Sometimes teachers are stuck in the mindset that you are not your students’ friends and that is true – to an extent. When you decide that you are going to step into the role of teacher, you quickly learn that role is multifaceted. You are not only teacher but you become parent, nurse, counselor, coach, cheerleader, role model, and friend. Now when I say friend, I am not saying you exchange numbers and text each other every day about what is going on in your lives. I am talking about being a reliable, honest, and faithful shoulder to cry on because these students will go through it and they are going to need you to put on that friend hat. I am talking about sharing the fact that you like sports and discussing last night’s game so you can make a connection. I am talking about asking your students how their weekend was and actively listening to them, especially when they tell you that they practiced driving with their dad for the first time.

My Advice: Befriend, Not Be Friends

The better your relationships are with your students, the more they are willing to allow you to be the teacher you aspire to be. The teacher who has students ready and motivated to learn. The teacher who can actually teach today’s lesson because there were practically no behavioral issues. The teacher who gets asked to come to a basketball game or write a letter of recommendation. The teacher with random students who do not even have him/her stopping him/her in the hallways to say hi or asking if they will have them next year. To be that teacher, you have to be open to building relationships with your students. The beauty of this is, every relationship will be different so there is no cookie-cutter way to do it but it will be vital to your students’ success.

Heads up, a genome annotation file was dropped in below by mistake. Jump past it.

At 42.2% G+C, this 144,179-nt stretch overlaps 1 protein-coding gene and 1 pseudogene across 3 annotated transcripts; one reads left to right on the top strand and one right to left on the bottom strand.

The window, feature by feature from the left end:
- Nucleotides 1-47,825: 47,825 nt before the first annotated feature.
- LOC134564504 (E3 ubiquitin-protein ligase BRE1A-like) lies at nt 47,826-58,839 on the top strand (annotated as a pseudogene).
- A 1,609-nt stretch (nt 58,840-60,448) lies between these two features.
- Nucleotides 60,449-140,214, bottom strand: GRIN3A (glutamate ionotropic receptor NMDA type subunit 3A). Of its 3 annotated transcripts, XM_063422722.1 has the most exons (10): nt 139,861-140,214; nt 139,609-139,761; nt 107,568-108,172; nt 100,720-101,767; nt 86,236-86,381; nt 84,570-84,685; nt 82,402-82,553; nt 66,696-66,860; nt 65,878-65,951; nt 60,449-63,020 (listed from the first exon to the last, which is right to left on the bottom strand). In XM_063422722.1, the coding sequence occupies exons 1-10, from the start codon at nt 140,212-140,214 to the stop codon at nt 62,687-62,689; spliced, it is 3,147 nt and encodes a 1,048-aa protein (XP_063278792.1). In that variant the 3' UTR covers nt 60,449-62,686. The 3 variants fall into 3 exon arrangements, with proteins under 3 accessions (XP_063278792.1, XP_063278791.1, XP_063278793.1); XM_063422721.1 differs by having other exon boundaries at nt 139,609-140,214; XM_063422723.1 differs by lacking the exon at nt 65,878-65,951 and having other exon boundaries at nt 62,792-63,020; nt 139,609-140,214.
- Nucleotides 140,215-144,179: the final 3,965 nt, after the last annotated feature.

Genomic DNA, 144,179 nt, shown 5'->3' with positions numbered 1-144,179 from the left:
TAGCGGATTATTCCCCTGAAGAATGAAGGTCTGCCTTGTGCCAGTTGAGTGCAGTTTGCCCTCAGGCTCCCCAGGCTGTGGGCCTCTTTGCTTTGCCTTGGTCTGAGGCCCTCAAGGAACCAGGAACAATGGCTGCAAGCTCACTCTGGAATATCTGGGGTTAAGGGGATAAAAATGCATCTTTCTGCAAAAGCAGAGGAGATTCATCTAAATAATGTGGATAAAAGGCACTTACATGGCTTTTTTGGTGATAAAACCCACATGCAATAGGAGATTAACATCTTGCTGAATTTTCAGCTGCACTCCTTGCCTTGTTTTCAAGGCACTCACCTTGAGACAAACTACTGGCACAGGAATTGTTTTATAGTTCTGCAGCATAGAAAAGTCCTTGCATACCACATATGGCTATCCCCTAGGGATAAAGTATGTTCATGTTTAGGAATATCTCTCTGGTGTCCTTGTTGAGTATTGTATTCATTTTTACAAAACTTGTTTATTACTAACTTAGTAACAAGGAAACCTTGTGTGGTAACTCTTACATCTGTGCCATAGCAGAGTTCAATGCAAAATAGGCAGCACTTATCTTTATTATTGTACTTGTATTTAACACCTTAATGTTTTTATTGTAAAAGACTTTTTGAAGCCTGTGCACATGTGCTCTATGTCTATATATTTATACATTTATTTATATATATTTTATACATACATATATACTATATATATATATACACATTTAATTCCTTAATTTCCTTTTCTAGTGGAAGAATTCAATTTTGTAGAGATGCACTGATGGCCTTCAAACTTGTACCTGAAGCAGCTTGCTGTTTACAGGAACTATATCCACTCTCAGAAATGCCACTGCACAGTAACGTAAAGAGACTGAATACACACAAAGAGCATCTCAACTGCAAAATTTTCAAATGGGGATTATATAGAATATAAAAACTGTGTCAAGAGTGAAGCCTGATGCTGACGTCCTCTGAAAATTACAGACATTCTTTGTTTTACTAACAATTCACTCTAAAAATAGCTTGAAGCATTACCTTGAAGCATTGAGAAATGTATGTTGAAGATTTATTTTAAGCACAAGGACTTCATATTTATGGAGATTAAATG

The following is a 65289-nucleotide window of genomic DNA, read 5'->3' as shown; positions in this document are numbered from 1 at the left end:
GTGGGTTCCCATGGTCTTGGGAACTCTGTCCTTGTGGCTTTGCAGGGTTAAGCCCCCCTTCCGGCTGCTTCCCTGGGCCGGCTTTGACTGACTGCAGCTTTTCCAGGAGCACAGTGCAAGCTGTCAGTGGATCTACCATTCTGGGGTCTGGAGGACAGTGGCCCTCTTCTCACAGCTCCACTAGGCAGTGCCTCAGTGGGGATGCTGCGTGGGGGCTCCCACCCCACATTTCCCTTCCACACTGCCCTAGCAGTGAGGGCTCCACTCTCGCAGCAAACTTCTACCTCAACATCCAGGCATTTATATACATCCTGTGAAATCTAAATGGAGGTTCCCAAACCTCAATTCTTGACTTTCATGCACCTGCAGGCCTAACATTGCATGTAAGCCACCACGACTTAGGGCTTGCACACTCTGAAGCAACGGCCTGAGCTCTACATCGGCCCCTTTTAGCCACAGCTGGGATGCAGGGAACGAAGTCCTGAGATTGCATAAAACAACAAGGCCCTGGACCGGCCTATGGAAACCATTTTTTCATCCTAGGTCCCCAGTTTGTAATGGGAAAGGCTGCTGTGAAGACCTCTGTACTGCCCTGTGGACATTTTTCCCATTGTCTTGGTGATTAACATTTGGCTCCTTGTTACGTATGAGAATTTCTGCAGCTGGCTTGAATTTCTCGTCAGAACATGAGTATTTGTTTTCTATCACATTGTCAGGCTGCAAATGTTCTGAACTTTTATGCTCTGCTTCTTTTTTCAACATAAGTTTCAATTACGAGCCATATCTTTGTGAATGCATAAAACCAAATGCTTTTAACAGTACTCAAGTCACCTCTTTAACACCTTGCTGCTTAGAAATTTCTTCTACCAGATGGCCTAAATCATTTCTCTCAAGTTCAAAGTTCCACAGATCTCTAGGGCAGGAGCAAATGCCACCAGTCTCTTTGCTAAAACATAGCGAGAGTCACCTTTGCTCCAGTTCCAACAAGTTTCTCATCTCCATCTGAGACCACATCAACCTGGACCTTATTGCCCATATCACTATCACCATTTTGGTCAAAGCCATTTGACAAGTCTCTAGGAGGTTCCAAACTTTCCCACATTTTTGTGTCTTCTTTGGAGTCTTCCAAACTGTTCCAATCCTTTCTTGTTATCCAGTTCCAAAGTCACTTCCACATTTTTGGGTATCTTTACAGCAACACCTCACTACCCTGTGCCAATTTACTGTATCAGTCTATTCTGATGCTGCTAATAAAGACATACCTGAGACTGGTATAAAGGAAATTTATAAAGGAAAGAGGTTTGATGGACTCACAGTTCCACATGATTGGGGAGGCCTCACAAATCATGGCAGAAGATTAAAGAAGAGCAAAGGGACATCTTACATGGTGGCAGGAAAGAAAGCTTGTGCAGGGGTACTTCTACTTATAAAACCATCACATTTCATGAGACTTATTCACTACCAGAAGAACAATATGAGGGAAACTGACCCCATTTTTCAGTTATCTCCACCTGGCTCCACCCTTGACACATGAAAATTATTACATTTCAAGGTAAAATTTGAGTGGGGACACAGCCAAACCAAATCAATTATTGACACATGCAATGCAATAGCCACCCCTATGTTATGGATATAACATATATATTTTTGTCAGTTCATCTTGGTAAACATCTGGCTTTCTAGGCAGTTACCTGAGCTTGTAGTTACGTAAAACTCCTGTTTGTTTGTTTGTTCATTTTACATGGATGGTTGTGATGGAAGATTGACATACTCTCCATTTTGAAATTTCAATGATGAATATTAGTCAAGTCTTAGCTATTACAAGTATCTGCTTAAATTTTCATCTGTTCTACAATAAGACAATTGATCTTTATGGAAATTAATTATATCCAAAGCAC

(3) Decorate Your Classroom

You are going to spend anywhere between 40-50 hours in your classroom every week. That is one-third of your day in the same room five days a week. You are about to be married to your classroom for 180+ days. That is a long time. And there are tons of teachers out there bedazzling their classroom and making you think that you are doing something wrong if your classroom does not look like a mini Disney World. Some people get anxiety during teacher planning week [the week before school starts] because they see everyone decorating their lives away while they have no clue what to do. WOOSAH!

My Advice: Make It Your Second Home

I advise you decorate it in a way that makes its warm and homey for you and your students. I used to have bean bags and music playing in the background at all times. That helped with cutting the awkwardness and/or tension in the room and putting everyone at ease. I hung up my college cap & gown, motivational quotes and inspirational posters because both the students and myself needed constant encouragement. I have my high school yearbook in my classroom and pictures of my family to add that personal touch. I have colleagues who put a fresh bouquet of flowers in their classrooms every week because it brightens their mood. It does not take spending a month’s salary on Target supplies to get your classroom to look like those on Instagram and Pinterest. Do what you need to do to make your classroom an oasis to all but mainly for you.